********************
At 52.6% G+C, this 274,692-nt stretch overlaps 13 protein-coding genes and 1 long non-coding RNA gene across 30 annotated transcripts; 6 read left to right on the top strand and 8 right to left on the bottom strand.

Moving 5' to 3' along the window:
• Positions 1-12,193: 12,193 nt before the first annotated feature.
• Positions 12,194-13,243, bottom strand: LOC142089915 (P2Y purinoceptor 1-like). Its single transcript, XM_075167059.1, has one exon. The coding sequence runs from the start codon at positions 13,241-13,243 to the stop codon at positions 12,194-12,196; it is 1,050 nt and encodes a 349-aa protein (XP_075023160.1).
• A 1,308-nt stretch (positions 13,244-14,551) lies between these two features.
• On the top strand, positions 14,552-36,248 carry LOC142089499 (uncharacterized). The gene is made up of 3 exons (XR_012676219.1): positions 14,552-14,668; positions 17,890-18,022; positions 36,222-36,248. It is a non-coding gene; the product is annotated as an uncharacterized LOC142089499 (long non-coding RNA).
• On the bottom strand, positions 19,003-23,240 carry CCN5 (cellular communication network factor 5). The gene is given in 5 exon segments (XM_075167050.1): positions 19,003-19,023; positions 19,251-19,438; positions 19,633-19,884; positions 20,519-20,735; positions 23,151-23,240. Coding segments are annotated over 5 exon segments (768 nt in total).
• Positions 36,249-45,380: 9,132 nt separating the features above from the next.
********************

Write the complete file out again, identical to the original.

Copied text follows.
At 52.6% G+C, this 274,692-nt stretch overlaps 13 protein-coding genes and 1 long non-coding RNA gene across 30 annotated transcripts; 6 read left to right on the top strand and 8 right to left on the bottom strand.

Moving 5' to 3' along the window:
• Positions 1-12,193: 12,193 nt before the first annotated feature.
• Positions 12,194-13,243, bottom strand: LOC142089915 (P2Y purinoceptor 1-like). Its single transcript, XM_075167059.1, has one exon. The coding sequence runs from the start codon at positions 13,241-13,243 to the stop codon at positions 12,194-12,196; it is 1,050 nt and encodes a 349-aa protein (XP_075023160.1).
• A 1,308-nt stretch (positions 13,244-14,551) lies between these two features.
• On the top strand, positions 14,552-36,248 carry LOC142089499 (uncharacterized). The gene is made up of 3 exons (XR_012676219.1): positions 14,552-14,668; positions 17,890-18,022; positions 36,222-36,248. It is a non-coding gene; the product is annotated as an uncharacterized LOC142089499 (long non-coding RNA).
• On the bottom strand, positions 19,003-23,240 carry CCN5 (cellular communication network factor 5). The gene is given in 5 exon segments (XM_075167050.1): positions 19,003-19,023; positions 19,251-19,438; positions 19,633-19,884; positions 20,519-20,735; positions 23,151-23,240. Coding segments are annotated over 5 exon segments (768 nt in total).
• Positions 36,249-45,380: 9,132 nt separating the features above from the next.